The artist revealed in an incredible Verizon commercial that she’s going to be dropping Act II — and immediately went on to release two new songs: “Texas Hold ’Em” and “16 Carriages.”
Now, if you’re a fan of Beyoncé's, you’ll know that this isn’t her first rodeo when it comes to producing country music.
On her 2016 album, Lemonade, Beyoncé, who is from Houston, embraced her Southern roots in her track “Daddy Lessons” — a poignant country song about her dad, Mathew Knowles.
Later in 2016, fans were surprised when they learned that “Daddy Lessons” hadn’t been nominated in any of the country music categories at the Grammys that year, with an anonymous insider later revealing to the Associated Press that while Beyoncé had submitted the single, it had been rejected by the country music committee — meaning that it was snubbed for a potential Best Country Song or Best Country Solo Performance nomination.
“So Beyoncé is really out here reclaiming genres originally rooted in Black music. First house, now country, and then rock & roll (rumored) next,” one person said, referring to unverified rumors that Act III will be a rock 'n' roll album. “Act 3 is going to be Rock and Roll. She’s claiming all the music that was once created by Black artist,” someone else guessed.
However, fans quickly found themselves defending Beyoncé after a popular tweet shared by Variety noticeably avoided referring to her latest songs as “country music” — something that, sadly, several people had anticipated.
Variety tweeted that Beyoncé’s latest releases have “strong country influences,” prompting a heap of backlash, with many fans questioning why they hadn’t just referred to the songs as country. One person replied, “This is a microaggression. Those songs are clearly country, not ‘country influenced.’ Black people BIRTHED country music. Put some respect on it.” While someone else said, “calling it influence is just disrespectful to her southern roots. she has always been a country gworl.. give her the flowers she deserves.”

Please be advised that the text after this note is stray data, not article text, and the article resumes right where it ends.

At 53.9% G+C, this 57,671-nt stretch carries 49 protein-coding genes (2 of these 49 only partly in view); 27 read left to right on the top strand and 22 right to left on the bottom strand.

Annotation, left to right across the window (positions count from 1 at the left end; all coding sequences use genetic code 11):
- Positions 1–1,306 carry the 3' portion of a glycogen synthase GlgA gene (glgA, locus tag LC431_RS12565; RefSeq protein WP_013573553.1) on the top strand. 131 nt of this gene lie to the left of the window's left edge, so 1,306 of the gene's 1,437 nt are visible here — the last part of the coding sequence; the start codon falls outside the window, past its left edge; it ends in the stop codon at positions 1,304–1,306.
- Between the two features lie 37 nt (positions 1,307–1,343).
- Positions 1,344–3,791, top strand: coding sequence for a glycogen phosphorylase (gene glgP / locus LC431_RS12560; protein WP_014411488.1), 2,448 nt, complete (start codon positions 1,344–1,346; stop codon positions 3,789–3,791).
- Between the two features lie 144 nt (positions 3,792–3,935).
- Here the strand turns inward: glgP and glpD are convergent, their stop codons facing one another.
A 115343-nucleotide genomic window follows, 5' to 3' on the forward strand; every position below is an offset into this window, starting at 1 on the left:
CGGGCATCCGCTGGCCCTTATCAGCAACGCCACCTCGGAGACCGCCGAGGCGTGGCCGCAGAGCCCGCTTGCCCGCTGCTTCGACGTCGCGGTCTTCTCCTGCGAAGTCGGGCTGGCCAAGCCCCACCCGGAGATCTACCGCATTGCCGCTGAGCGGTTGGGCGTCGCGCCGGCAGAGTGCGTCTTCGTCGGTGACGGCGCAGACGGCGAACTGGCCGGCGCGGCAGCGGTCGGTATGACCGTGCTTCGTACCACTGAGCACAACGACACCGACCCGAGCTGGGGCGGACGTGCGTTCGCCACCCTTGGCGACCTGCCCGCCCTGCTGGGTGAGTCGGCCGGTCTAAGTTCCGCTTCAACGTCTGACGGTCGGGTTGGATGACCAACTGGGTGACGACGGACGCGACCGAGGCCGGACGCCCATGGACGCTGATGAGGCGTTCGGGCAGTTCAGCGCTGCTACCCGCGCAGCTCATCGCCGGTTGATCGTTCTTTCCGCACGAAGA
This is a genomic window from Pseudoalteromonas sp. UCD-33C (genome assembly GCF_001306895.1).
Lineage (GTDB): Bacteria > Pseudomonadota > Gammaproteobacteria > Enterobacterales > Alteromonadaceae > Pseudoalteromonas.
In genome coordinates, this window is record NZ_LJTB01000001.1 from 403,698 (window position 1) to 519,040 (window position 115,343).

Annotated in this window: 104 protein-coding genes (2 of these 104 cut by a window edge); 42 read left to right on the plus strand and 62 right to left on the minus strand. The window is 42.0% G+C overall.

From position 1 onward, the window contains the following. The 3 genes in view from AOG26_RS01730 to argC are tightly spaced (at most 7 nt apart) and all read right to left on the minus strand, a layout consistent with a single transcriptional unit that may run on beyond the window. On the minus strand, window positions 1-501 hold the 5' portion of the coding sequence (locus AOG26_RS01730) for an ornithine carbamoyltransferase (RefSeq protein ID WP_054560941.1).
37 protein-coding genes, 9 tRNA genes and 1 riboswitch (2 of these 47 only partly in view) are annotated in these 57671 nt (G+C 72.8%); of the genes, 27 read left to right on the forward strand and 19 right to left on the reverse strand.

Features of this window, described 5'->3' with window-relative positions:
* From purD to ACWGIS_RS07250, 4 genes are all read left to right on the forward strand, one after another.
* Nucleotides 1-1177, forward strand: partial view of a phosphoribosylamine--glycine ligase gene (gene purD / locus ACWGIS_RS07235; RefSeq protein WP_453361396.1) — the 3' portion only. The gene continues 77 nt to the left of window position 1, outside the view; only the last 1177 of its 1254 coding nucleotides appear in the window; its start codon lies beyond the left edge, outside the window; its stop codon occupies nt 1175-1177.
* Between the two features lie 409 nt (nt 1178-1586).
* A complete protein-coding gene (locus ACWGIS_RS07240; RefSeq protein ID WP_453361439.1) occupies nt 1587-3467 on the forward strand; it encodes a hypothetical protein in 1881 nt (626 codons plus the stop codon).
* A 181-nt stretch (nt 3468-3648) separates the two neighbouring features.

In March 2019, Billboard attracted scrutiny after removing Lil Nas X’s song “Old Town Road” from the Hot Country Songs charts, reportedly informing him that they’d featured him on the list by “mistake.”
Billboard also said in a statement that it felt “Old Town Road” did not “merit inclusion” on its country charts. It wrote, “When determining genres, a few factors are examined, but first and foremost is musical composition. While ‘Old Town Road’ incorporates references to country and cowboy imagery, it does not embrace enough elements of today’s country music to chart in its current version.”
The move sparked widespread backlash from fans and artists alike, with rapper Ski Mask the Slump God accusing Billboard of “discrimination.”
Looking back on this moment now, several people noted that Variety’s controversial tweet reminded them of the drama with Lil Nas X.
“This is reminiscent of Billboard blocking Lil Nas from the country chart. Also when the grammy select committee blocked Daddy Lessons from the ballot,” one tweet read. “They gonna do to Beyonce the same thing they did to Lil Nas X with Old Town Road. It’s finna be called everything but country music,” another person tweeted.
“Taylor [Swift] was still qualifying for country awards well into her pop era, they bet not act like Beyoncé’s country songs aren’t real country like they did with Old Town Road,” one person tweeted. “Now @billboard - make sure Beyonce ‘qualifies’ for the country charts. We don’t want another Old Town Road situation,” another user said.